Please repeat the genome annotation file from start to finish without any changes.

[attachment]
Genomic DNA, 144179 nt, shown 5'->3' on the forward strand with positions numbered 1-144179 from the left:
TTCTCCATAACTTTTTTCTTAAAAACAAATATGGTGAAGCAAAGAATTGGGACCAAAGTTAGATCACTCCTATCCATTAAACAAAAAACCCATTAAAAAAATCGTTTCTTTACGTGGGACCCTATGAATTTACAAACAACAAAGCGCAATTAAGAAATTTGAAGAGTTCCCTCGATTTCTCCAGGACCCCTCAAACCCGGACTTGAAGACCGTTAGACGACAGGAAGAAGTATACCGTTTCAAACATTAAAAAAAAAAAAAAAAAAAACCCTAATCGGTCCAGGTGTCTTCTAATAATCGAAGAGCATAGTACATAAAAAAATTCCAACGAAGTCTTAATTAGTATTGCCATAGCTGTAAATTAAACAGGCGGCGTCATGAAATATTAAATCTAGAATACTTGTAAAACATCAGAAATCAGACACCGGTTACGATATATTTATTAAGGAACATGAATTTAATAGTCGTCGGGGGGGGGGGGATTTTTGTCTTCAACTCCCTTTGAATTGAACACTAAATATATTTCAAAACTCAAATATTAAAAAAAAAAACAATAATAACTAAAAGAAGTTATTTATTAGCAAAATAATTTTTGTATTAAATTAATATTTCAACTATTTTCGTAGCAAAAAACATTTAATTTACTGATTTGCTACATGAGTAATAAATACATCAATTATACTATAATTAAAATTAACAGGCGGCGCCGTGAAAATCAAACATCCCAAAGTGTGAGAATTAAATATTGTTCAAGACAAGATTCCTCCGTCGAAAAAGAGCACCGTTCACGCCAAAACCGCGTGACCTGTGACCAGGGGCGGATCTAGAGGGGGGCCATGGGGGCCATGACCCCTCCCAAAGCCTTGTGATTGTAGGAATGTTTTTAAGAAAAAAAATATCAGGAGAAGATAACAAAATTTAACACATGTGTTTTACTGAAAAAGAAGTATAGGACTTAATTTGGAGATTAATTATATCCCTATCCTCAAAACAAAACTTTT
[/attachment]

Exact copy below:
Genomic DNA, 144179 nt, shown 5'->3' on the forward strand with positions numbered 1-144179 from the left:
TTCTCCATAACTTTTTTCTTAAAAACAAATATGGTGAAGCAAAGAATTGGGACCAAAGTTAGATCACTCCTATCCATTAAACAAAAAACCCATTAAAAAAATCGTTTCTTTACGTGGGACCCTATGAATTTACAAACAACAAAGCGCAATTAAGAAATTTGAAGAGTTCCCTCGATTTCTCCAGGACCCCTCAAACCCGGACTTGAAGACCGTTAGACGACAGGAAGAAGTATACCGTTTCAAACATTAAAAAAAAAAAAAAAAAAAACCCTAATCGGTCCAGGTGTCTTCTAATAATCGAAGAGCATAGTACATAAAAAAATTCCAACGAAGTCTTAATTAGTATTGCCATAGCTGTAAATTAAACAGGCGGCGTCATGAAATATTAAATCTAGAATACTTGTAAAACATCAGAAATCAGACACCGGTTACGATATATTTATTAAGGAACATGAATTTAATAGTCGTCGGGGGGGGGGGGATTTTTGTCTTCAACTCCCTTTGAATTGAACACTAAATATATTTCAAAACTCAAATATTAAAAAAAAAAACAATAATAACTAAAAGAAGTTATTTATTAGCAAAATAATTTTTGTATTAAATTAATATTTCAACTATTTTCGTAGCAAAAAACATTTAATTTACTGATTTGCTACATGAGTAATAAATACATCAATTATACTATAATTAAAATTAACAGGCGGCGCCGTGAAAATCAAACATCCCAAAGTGTGAGAATTAAATATTGTTCAAGACAAGATTCCTCCGTCGAAAAAGAGCACCGTTCACGCCAAAACCGCGTGACCTGTGACCAGGGGCGGATCTAGAGGGGGGCCATGGGGGCCATGACCCCTCCCAAAGCCTTGTGATTGTAGGAATGTTTTTAAGAAAAAAAATATCAGGAGAAGATAACAAAATTTAACACATGTGTTTTACTGAAAAAGAAGTATAGGACTTAATTTGGAGATTAATTATATCCCTATCCTCAAAACAAAACTTTT